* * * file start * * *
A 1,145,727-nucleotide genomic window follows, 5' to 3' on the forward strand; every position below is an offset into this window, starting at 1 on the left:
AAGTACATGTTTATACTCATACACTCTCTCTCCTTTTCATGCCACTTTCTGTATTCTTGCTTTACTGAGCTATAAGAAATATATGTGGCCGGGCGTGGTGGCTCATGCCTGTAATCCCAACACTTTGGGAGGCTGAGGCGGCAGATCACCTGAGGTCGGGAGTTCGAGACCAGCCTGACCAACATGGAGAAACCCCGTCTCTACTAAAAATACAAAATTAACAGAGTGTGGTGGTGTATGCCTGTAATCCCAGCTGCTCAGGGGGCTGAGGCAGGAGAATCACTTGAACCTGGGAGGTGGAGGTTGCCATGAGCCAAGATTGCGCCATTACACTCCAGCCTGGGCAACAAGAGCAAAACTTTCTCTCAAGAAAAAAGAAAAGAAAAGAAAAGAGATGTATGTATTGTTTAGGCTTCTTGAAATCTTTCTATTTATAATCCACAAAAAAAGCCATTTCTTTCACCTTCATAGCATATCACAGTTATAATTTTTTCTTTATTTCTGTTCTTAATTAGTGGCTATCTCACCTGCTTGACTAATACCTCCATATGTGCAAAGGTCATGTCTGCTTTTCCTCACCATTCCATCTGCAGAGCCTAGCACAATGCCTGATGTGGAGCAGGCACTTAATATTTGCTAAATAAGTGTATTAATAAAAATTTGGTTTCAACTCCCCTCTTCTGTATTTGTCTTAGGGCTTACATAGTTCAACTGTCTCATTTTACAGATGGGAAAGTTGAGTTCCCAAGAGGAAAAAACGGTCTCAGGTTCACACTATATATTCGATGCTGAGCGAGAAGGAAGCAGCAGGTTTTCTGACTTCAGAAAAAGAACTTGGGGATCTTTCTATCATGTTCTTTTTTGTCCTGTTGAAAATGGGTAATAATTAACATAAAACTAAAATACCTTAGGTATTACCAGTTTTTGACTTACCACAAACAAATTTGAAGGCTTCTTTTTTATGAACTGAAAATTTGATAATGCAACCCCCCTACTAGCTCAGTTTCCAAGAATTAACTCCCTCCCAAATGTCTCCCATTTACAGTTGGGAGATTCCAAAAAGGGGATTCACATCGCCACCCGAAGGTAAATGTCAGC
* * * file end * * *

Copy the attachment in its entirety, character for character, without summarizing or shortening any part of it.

A 1,145,727-nucleotide genomic window follows, 5' to 3' on the forward strand; every position below is an offset into this window, starting at 1 on the left:
AAGTACATGTTTATACTCATACACTCTCTCTCCTTTTCATGCCACTTTCTGTATTCTTGCTTTACTGAGCTATAAGAAATATATGTGGCCGGGCGTGGTGGCTCATGCCTGTAATCCCAACACTTTGGGAGGCTGAGGCGGCAGATCACCTGAGGTCGGGAGTTCGAGACCAGCCTGACCAACATGGAGAAACCCCGTCTCTACTAAAAATACAAAATTAACAGAGTGTGGTGGTGTATGCCTGTAATCCCAGCTGCTCAGGGGGCTGAGGCAGGAGAATCACTTGAACCTGGGAGGTGGAGGTTGCCATGAGCCAAGATTGCGCCATTACACTCCAGCCTGGGCAACAAGAGCAAAACTTTCTCTCAAGAAAAAAGAAAAGAAAAGAAAAGAGATGTATGTATTGTTTAGGCTTCTTGAAATCTTTCTATTTATAATCCACAAAAAAAGCCATTTCTTTCACCTTCATAGCATATCACAGTTATAATTTTTTCTTTATTTCTGTTCTTAATTAGTGGCTATCTCACCTGCTTGACTAATACCTCCATATGTGCAAAGGTCATGTCTGCTTTTCCTCACCATTCCATCTGCAGAGCCTAGCACAATGCCTGATGTGGAGCAGGCACTTAATATTTGCTAAATAAGTGTATTAATAAAAATTTGGTTTCAACTCCCCTCTTCTGTATTTGTCTTAGGGCTTACATAGTTCAACTGTCTCATTTTACAGATGGGAAAGTTGAGTTCCCAAGAGGAAAAAACGGTCTCAGGTTCACACTATATATTCGATGCTGAGCGAGAAGGAAGCAGCAGGTTTTCTGACTTCAGAAAAAGAACTTGGGGATCTTTCTATCATGTTCTTTTTTGTCCTGTTGAAAATGGGTAATAATTAACATAAAACTAAAATACCTTAGGTATTACCAGTTTTTGACTTACCACAAACAAATTTGAAGGCTTCTTTTTTATGAACTGAAAATTTGATAATGCAACCCCCCTACTAGCTCAGTTTCCAAGAATTAACTCCCTCCCAAATGTCTCCCATTTACAGTTGGGAGATTCCAAAAAGGGGATTCACATCGCCACCCGAAGGTAAATGTCAGC